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Doctor Roger Jou is a psychiatrist and faculty member at Yale University whose biggest life passions are American muscle cars and serving the autism community. Over Independence Day weekend this past summer, Dr. Jou asked Ford Performance to share a picture he posted on Facebook of his red, white and blue 2017 Shelby GT350R with a vanity plate that reads “SPECTRM” -- in reference to the community to whom he has dedicated his career: children, adolescents and adults on the autism spectrum. We not only shared his social media post, but we also asked that he share his story with you in our Ford Fan Spotlight below:

“Hello Ford Performance. My name is Dr. Roger Jou. I’ve loved cars since I was a kid, but never thought it would be anything more than just a hobby. I learned how to work a manual transmission in high school and have been rowing my own gears since then. It was hard to see car companies discontinuing manual transmissions on their performance cars; Ford is one of the few remaining.

“Two decades later, I have little time for hobbies; I’m a physician who specializes in helping people on the autism spectrum. Thankfully, this all started to change when I founded a social recreation program called Project CASY (Community Autism Socials at Yale,
www.meetup.com/ProjectCASY/). This is a free program at Yale University (New Haven, Connecticut) that offers a wide variety of events and activities for children, adolescents and adults on the autism spectrum. Over time, the program grew into a large community -- many of whom share my penchant for cars. That’s when we had our first car show for autism awareness and acceptance.

“The 2017 Shelby GT350R you see here was the star of the show -- celebrated as a true driver’s car, which is quite rare in this day of heavy computerization and automation. Last summer I found this beauty online in Virginia with just 500 miles on the odometer. Driving it back to Connecticut was blissful -- having full control of its flat-plane crank, naturally-aspirated V-8 with an 8,250 RPM redline, and a TREMEC 6-speed manual transmission with no skip shift. It’s even got a traditional hand brake, and the car actually drifts backwards on a hill if you want it to!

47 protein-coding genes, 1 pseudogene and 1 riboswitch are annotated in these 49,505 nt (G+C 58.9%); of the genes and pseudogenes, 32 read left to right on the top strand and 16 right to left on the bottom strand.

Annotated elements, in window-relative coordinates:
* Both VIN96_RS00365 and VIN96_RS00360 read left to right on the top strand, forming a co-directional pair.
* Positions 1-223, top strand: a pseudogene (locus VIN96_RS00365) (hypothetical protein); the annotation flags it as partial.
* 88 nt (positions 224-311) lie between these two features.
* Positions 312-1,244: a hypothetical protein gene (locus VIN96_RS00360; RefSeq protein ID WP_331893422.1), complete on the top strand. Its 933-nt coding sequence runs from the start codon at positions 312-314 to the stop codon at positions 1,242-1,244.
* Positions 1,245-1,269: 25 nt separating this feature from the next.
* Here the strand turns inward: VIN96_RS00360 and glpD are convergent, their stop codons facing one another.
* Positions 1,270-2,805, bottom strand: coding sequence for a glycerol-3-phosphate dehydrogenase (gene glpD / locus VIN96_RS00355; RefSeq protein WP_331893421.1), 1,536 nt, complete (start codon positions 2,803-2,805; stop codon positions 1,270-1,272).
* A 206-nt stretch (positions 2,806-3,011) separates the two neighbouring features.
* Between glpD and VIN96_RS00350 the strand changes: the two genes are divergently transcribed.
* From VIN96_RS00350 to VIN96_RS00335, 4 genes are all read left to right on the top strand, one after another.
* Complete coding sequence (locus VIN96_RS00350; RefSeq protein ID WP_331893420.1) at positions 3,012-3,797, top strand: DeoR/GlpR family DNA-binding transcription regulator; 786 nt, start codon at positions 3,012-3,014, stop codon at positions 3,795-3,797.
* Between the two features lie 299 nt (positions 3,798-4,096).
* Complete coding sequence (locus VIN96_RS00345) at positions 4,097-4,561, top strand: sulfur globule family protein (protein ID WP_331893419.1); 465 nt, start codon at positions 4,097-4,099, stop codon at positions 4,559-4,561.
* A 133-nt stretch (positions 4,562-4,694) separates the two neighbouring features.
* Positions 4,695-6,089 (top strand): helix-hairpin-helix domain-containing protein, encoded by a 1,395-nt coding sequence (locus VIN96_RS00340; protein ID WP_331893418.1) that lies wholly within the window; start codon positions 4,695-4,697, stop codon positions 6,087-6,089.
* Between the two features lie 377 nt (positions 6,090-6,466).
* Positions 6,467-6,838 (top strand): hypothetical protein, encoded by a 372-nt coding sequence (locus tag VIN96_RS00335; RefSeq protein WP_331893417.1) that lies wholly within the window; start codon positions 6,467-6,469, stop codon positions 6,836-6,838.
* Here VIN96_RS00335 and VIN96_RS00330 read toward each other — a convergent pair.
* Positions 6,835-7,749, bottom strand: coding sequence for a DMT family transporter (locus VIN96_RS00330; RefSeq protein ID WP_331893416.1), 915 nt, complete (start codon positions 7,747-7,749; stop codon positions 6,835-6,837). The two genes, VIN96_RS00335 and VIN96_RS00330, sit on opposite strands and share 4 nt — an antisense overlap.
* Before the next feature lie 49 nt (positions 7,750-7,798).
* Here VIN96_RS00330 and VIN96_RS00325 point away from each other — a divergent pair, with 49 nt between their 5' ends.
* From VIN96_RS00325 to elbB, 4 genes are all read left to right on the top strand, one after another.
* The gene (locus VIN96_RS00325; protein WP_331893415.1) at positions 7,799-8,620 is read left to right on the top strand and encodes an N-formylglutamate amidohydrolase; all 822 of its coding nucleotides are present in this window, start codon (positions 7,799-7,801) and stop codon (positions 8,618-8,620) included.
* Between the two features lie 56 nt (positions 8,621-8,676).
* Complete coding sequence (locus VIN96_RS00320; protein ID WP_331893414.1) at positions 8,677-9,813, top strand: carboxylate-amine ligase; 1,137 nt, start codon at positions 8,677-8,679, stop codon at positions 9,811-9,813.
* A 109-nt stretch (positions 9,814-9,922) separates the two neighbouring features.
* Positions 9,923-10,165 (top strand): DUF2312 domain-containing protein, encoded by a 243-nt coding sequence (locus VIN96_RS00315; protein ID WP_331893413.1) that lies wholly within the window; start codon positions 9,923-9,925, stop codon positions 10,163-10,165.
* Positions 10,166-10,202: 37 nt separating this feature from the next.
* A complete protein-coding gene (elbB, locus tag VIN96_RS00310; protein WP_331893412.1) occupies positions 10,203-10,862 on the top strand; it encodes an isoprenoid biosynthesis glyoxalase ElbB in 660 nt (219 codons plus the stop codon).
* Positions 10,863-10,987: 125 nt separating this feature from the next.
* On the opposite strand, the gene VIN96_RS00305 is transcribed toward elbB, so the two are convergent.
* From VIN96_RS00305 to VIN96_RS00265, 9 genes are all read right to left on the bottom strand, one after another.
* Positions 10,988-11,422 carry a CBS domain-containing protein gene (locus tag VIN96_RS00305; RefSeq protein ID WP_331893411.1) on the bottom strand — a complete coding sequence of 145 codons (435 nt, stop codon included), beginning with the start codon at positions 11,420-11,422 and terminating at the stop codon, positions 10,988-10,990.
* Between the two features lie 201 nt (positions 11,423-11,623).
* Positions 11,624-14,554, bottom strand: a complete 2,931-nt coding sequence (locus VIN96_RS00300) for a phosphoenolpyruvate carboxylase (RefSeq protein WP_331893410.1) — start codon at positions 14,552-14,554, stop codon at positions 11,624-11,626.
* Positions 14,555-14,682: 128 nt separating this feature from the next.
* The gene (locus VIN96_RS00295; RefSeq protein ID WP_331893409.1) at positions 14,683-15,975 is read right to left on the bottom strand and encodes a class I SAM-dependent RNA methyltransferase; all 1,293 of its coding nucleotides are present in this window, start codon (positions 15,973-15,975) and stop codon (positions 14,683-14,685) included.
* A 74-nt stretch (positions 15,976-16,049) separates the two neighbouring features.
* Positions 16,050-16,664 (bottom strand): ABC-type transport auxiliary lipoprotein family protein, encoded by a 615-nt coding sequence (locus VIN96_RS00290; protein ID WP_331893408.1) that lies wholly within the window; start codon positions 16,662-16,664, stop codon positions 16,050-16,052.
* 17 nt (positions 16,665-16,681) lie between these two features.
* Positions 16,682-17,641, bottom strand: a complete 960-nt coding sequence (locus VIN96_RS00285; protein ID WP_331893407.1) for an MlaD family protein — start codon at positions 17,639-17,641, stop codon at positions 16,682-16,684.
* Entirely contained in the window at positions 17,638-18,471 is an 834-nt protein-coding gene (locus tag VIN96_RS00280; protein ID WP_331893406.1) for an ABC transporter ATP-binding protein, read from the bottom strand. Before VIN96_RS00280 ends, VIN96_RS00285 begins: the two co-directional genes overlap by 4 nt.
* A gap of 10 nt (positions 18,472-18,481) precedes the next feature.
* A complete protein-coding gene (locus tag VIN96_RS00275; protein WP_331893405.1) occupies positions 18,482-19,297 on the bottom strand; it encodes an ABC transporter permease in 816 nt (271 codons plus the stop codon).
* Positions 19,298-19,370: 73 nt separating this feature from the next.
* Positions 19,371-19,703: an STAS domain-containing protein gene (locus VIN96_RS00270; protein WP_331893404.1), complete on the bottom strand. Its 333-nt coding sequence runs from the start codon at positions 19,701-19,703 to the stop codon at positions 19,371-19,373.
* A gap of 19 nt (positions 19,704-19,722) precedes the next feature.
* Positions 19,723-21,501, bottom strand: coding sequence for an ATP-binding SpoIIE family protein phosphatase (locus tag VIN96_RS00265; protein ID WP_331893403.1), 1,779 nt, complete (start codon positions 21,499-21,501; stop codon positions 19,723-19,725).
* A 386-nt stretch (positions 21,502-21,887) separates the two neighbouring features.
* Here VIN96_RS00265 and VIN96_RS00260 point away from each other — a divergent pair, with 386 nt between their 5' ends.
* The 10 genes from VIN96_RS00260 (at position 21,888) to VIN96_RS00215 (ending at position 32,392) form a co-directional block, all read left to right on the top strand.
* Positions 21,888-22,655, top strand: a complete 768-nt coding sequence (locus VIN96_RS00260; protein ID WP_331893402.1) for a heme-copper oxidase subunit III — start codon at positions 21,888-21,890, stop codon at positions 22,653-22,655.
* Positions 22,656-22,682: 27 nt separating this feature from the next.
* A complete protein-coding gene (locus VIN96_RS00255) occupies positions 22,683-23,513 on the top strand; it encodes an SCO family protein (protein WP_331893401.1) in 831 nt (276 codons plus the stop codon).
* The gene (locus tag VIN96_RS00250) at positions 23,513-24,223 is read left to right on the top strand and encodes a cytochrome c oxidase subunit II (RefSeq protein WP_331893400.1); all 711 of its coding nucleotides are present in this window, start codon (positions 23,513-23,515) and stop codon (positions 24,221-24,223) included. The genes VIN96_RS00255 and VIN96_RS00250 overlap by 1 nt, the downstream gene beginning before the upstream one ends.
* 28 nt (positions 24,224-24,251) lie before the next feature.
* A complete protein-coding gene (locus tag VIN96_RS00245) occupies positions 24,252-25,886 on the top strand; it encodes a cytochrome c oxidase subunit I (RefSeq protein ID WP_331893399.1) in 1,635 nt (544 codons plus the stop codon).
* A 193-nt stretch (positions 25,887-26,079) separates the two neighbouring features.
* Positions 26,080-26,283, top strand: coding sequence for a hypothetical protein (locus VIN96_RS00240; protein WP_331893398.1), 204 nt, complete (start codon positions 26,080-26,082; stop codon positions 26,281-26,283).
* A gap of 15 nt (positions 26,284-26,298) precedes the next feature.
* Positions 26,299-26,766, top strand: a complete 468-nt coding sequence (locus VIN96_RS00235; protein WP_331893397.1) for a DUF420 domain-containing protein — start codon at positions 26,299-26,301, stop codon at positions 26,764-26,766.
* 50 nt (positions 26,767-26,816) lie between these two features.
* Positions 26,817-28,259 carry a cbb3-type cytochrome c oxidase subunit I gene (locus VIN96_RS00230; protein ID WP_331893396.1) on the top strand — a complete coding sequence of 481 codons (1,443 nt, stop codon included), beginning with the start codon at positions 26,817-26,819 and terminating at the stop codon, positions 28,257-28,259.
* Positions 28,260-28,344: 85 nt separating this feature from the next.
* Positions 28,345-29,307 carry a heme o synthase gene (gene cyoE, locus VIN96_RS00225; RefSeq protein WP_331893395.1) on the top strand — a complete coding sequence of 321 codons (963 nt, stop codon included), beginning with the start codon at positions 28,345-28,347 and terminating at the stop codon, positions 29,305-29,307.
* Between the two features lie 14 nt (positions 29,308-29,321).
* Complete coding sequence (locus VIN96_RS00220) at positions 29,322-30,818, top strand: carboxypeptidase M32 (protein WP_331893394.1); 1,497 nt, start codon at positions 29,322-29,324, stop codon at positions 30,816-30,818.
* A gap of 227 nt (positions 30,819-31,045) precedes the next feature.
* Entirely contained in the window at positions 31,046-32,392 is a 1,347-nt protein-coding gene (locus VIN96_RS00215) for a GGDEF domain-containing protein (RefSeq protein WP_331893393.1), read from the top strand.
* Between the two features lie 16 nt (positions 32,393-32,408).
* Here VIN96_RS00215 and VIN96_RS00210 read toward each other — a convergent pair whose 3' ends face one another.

“The close proximity of Autistic Pride Day (June 18) and Independence Day inspired pairing the red-white-blue GT350R to the special plate, United We Stand. The lettering on my plate -- “SPECTRM” -- refers to the community to whom I have dedicated my career: children, adolescents and adults on the autism spectrum. I’m pleased that the Shelby GT350R represents much more than just a hobby – and that makes for the ultimate Ford ownership experience!”

How YOU can Get In The Spotlight: For the past decade, one of the most popular features on FordPerformance.com and in our weekly Fast News e-newsletter continues to be "Ford Fan Spotlight," where readers can send in their own reasons why they're fans of Ford Motor Company and its vehicles. You know who they are: Ford "superfans;" grassroots Ford racers; unique Ford vehicle owners; loyal Ford enthusiasts; notable Ford club people; special Ford families; and/or any avid supporter of Ford, Ford vehicles, Ford motorsports or Ford Performance who deserves a little bit of special recognition.

All you need to do to get you, your car or candidate considered is to send in a brief description (200-500 words or less) and a few photos (in .jpeg format, preferably around 1 mb in size) with the owner’s full name and hometown, please. Just tell us about the vehicle(s) and why you think Ford Performance should feature it (them) in the "Ford Fan Spotlight" for an upcoming installment of Fast News as well as for posting on FordPerformance.com. Then email it to:
ClubHub@Ford.com with your contact info. Should you wish to send a video, you simply need to post it on www.YouTube.com (preferably 1-2 minutes long) and send in the link, along with a brief description, to that same ClubHub@Ford.com email address. We'll choose one submission each week. We hope to see YOU and your Ford in our Spotlight soon!